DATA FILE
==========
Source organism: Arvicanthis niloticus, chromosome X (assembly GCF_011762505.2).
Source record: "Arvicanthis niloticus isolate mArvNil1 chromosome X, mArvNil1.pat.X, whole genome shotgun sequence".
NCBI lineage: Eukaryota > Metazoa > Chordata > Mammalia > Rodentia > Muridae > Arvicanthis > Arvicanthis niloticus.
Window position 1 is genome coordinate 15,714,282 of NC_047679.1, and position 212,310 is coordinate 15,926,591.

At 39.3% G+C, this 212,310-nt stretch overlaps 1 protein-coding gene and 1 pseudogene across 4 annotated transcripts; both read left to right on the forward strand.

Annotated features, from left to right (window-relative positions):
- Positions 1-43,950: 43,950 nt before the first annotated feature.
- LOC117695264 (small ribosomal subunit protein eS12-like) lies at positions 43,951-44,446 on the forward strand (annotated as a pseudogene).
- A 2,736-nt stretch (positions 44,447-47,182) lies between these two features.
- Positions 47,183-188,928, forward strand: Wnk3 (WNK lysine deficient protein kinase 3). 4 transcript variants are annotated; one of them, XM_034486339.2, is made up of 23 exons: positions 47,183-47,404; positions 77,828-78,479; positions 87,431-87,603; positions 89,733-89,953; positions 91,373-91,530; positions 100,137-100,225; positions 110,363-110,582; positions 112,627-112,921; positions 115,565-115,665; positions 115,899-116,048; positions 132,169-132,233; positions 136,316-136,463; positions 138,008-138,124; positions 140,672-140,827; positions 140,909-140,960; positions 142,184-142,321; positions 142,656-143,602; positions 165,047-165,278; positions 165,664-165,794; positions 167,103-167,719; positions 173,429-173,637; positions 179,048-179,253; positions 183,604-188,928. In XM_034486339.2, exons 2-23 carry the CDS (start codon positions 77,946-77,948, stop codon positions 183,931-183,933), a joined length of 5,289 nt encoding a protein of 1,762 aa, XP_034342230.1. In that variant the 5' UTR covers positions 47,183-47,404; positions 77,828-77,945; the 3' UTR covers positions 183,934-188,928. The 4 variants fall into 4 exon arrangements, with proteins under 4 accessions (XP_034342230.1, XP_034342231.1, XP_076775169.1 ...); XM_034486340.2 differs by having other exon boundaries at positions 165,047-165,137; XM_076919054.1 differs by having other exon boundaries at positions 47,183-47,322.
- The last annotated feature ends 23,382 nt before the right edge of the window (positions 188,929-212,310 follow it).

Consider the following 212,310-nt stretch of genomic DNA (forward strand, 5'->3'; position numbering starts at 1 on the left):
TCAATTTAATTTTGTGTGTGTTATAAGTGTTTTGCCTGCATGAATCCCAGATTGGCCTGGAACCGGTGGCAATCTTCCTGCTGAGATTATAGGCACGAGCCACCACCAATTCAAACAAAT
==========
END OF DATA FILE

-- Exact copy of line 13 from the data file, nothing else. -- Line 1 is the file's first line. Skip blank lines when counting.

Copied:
TCAATTTAATTTTGTGTGTGTTATAAGTGTTTTGCCTGCATGAATCCCAGATTGGCCTGGAACCGGTGGCAATCTTCCTGCTGAGATTATAGGCACGAGCCACCACCAATTCAAACAAAT